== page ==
William Schober v. Leo Schober, No. 18-2510 (3d Cir. 2019)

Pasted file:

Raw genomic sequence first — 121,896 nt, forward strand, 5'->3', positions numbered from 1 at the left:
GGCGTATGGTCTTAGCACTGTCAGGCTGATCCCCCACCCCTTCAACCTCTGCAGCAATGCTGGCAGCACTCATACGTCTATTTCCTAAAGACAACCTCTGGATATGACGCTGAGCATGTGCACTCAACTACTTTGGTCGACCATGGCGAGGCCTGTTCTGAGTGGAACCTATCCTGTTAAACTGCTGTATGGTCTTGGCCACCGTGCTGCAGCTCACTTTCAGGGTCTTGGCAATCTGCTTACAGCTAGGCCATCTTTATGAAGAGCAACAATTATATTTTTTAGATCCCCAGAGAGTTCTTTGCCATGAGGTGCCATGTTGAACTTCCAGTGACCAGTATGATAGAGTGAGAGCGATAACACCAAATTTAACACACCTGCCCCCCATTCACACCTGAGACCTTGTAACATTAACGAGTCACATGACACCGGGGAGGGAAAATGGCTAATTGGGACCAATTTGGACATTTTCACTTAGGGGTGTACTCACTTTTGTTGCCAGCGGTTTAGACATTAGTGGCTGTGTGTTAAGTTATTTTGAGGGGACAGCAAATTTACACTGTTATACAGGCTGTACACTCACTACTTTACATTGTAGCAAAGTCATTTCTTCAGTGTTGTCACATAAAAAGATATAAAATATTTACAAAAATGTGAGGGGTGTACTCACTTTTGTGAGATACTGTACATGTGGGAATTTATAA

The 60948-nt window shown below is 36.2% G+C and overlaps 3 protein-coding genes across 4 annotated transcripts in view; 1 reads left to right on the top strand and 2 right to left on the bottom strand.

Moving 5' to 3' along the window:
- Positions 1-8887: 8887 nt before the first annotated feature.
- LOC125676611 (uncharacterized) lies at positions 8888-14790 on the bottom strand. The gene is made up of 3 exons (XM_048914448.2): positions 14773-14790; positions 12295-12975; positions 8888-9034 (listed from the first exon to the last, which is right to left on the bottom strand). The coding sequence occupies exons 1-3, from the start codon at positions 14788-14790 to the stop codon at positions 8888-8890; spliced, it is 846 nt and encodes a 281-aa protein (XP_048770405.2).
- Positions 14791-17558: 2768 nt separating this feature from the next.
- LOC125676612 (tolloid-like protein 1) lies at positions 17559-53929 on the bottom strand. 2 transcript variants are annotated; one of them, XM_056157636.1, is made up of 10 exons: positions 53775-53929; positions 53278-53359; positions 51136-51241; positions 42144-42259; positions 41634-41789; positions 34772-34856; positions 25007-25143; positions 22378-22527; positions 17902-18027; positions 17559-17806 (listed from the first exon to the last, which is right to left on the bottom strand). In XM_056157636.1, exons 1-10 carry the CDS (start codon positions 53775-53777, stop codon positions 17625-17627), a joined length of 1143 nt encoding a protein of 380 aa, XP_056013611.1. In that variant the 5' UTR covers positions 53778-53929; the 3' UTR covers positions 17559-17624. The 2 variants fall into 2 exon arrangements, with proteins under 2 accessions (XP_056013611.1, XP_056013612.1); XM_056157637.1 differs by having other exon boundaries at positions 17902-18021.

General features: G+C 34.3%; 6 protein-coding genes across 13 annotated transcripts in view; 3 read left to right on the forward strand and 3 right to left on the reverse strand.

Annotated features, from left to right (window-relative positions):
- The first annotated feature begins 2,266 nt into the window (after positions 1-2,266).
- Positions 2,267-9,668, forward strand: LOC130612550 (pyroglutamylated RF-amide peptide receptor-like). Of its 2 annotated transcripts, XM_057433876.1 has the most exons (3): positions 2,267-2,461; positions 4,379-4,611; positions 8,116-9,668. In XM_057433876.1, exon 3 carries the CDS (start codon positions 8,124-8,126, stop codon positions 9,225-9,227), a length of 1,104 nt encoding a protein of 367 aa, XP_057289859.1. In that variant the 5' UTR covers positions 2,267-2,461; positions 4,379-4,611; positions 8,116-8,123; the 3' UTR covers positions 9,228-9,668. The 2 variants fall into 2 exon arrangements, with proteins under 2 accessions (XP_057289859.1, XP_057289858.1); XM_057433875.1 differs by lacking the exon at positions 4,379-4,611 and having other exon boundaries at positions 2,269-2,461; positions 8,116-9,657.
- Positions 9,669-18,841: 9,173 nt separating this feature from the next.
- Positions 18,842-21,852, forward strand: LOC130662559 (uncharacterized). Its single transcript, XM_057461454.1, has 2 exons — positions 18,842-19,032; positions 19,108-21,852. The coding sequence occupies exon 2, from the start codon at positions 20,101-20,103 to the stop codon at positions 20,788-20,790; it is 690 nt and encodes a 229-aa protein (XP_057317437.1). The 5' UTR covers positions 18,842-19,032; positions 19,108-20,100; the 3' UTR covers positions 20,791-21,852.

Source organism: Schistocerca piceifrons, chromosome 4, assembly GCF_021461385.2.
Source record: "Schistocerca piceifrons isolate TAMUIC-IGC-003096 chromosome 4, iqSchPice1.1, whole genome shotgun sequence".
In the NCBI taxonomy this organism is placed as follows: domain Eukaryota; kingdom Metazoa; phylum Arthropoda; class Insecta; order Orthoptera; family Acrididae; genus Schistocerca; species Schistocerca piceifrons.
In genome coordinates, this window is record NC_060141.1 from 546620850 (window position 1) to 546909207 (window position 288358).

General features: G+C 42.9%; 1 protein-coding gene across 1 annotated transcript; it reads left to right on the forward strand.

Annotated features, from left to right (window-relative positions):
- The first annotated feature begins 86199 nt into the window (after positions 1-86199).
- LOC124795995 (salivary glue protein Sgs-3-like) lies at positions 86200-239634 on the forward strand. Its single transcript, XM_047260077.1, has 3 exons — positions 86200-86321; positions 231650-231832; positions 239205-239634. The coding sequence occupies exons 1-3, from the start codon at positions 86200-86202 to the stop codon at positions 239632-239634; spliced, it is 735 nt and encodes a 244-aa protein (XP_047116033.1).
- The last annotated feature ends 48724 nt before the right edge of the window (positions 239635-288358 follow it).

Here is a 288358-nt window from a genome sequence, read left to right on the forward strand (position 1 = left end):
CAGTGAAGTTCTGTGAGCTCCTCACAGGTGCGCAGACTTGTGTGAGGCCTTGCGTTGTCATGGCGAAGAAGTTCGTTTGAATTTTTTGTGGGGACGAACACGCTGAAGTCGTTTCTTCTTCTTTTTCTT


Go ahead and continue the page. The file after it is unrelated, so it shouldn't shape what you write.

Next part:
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NOT PRECEDENTIAL UNITED STATES COURT OF APPEALS FOR THE THIRD CIRCUIT ___________ No. 18-2510 ___________ WILLIAM STEPHEN SCHOBER, Appellant v. LEO BERNARD SCHOBER ____________________________________ On Appeal from the United States District Court for the Western District of Pennsylvania (D.C. Civil Action No. 2:17-cv-01511) Magistrate Judge: Honorable Cynthia Reed Eddy (by consent) ____________________________________ Submitted Pursuant to Third Circuit LAR 34.1(a) January 2, 2019 Before: CHAGARES, BIBAS and GREENBERG, Circuit Judges (Opinion filed: January 24, 2019) ___________ OPINION* ___________ PER CURIAM * This disposition is not an opinion of the full Court and pursuant to I.O.P. 5.7 does not constitute binding precedent. Appellant William Schober, proceeding pro se, appeals from an order dismissing his complaint for lack of subject matter jurisdiction. For the reasons that follow, we will affirm. In 1995, William Schober (“William”) bought a house in Pittsburgh, Pennsylvania for $4,000.1 2 Then he left the country and lived abroad for over a decade. In 2008, William tried to sell the house to Ralph Lyle for $4,000, but the sale fell through. It appears that William failed to maintain the house and to pay property taxes, that a meth lab was built in the house, and that the City of Pittsburgh demolished it in 2012. William returned to the United States in January 2017 and filed a police report, alleging that personal property that he stored in the house—which he valued at $25,000—had been stolen. On November 29, 2017, William filed a complaint in Magisterial Court against Ralph Lyle, Chris Lyle, Don Lyle, Frank Olszewski, and Keith Olszewski, all Pennsylvania residents, alleging that these defendants had stolen all of the property from his home and seeking a judgment against them of $12,000. In November 2017, William also filed a complaint and then an amended complaint against Leo Schober (“Leo”), alleging that Leo had received William’s stolen property and that this had caused the city to demolish William’s house. William alleged damages 1 Because the parties have the same last name, the Court will refer to them by their first names as a way to eliminate confusion. 2 These facts are drawn from William’s complaint and the evidence that the parties submitted concerning the amount-in-controversy issue. Courts are not limited to the complaint and may consider other evidence in deciding an amount-in-controversy dispute. Samuel-Bassett v. KIA Motors Am., Inc., 357 F.3d 392, 398 (3d Cir. 2004); St. Paul Mercury Indem. Co. v. Red Cab Co., 303 U.S. 283, 289 (1938). 2 of $25,000 for stolen furniture, $51,000 for other movable property, $50,000 for the house, and $20,000 for pain and suffering. Leo moved to dismiss the amended complaint pursuant to Rule 12(b)(1) of the Federal Rules of Civil Procedure on the ground that there was no federal diversity jurisdiction, because it would be impossible, to a legal certainty, for William to recover the amount of money in controversy required under 28 U.S.C. § 1332. Leo also moved to dismiss under Rule 12(b)(6), alleging that William’s complaint was both insufficient and barred by the statute of limitations. The parties consented to proceed before a Magistrate Judge. See 28 U.S.C. § 636(c). The Magistrate Judge granted the motion to dismiss, concluding, inter alia, that the amount in controversy did not meet the minimum jurisdictional amount. William appeals.3 We have jurisdiction over this appeal pursuant to 28 U.S.C. § 1291. We review the Magistrate Judge’s jurisdictional determination de novo. See Farina v. Nokia Inc., 625 F.3d 97, 110 (3d Cir. 2010). To the extent that the Magistrate Judge made factual findings in determining jurisdiction, we review for clear error. Frett-Smith v. Vanterpool, 511 F.3d 396, 399 (3d Cir. 2008). We will not disturb the factual findings of the Magistrate Judge “unless we are left with the definite and firm conviction that a mistake has been committed.” Id. (citation omitted). Diversity jurisdiction requires that the controversy be between citizens of different states and that the amount in controversy exceed $75,000. See 28 U.S.C. § 1332(a)(1). 3 He also presents a motion to compel discovery. 3 In cases like this one, where there are factual disputes, a court resolves the disputes under the preponderance of the evidence standard, with the burden resting on the party alleging jurisdiction. See Frederico v. Home Depot, 507 F.3d 188, 196 (3d Cir. 2007); see also Judon v. Travelers Prop. Cas. Co. of Am., 773 F.3d 495, 501 & n.4 (3d Cir. 2014). After the court makes findings of fact, it must apply the “legal certainty” test for jurisdiction. See Samuel-Bassett v. KIA Motors Am., Inc., 357 F.3d 392, 398 (3d Cir. 2004); see also Frederico, 507 F.3d at 196. Under the legal certainty test, a case may be dismissed for failure to meet the amount in controversy requirement if it appears to a “legal certainty” that the claim is for less than the jurisdictional amount. St. Paul Mercury Indem. Co. v. Red Cab Co., 303 U.S. 283, 289 (1938); Dardovitch v. Haltzman, 190 F.3d 125, 135 (3d Cir. 1999). Such dismissal may be appropriate where the facts indicate that a plaintiff claimed certain damages merely to obtain federal court jurisdiction, or where the court determines that no reasonable jury could award that amount. See Naffe v. Frey, 789 F.3d 1030, 1040 (9th Cir. 2015); Charles A. Wright, et al., Federal Practice and Procedure, 14AA Fed. Prac. & Proc. Juris. §§ 3702, 3713. We discern no error in the Magistrate Judge’s application of these standards. First, the Magistrate Judge did not accept William’s claim that he was entitled to damages of $76,000 for stolen furniture and other movable property. The Magistrate Judge noted that the evidence revealed that William had left the home and contents unattended for decades, that he had previously sought damages for only $12,000 in state court and did not provide any reason why his damages should be higher in federal court, and that common sense and logic suggested that William’s damages claim was 4 unrealistic. The Magistrate Judge did not err in this respect. See Arnold v. Troccoli, 344 F.2d 842, 846 (2d Cir. 1965); Dozier v. Ford Motor Co., 702 F.2d 1189, 1193 & n.8 (D.C. Cir. 1983). The Magistrate Judge also determined that the allegations and the evidence did not support William’s claimed damages for the value of his house. William alleged that his house was demolished because all of his possessions had been removed, but he also claimed that it was Ralph Lyle—not a named defendant—who removed his possessions. By William’s own allegations, Leo did not gain possession of these items until years after the house had been torn down. See dkt. #24 at 4. Given that, the Magistrate Judge correctly concluded that William could not obtain damages in this action for the loss of his house. See Nelson v. Keefer, 451 F.2d 289, 297-98 (3d Cir. 1971); Samuel-Bassett, 357 F.3d at 403 (stating that estimates of amounts recoverable should not be fanciful or “pie-in-the sky” amounts). Based on these conclusions—and irrespective of whether Pennsylvania law would permit William to recover pain and suffering damages for purely economic loss—the Magistrate Judge did not err in ruling that, to a legal certainty, William could not recover the jurisdictional amount. The Magistrate Judge therefore correctly dismissed the complaint for lack of jurisdiction.4 4 Because the Magistrate Judge was correct in holding that she did not have subjectmatter jurisdiction, she properly dismissed the complaint. Therefore, we need not address the Magistrate Judge’s alternative conclusion that the complaint was barred by the statute of limitations. See, e.g., Steel Co. v. Citizens for a Better Env’t, 523 U.S. 83, 94 (1998) (“Without jurisdiction the court cannot proceed at all in any cause. Jurisdiction is power to declare the law, and when it ceases to exist, the only function remaining to 5 For the foregoing reasons, we will affirm the District Court’s judgment.5 the court is that of announcing the fact and dismissing the cause.” (quoting Ex parte McCardle, 74 U.S. (7 Wall.) 506, 514 (1868)). 5 William’s motion to compel discovery is denied. 6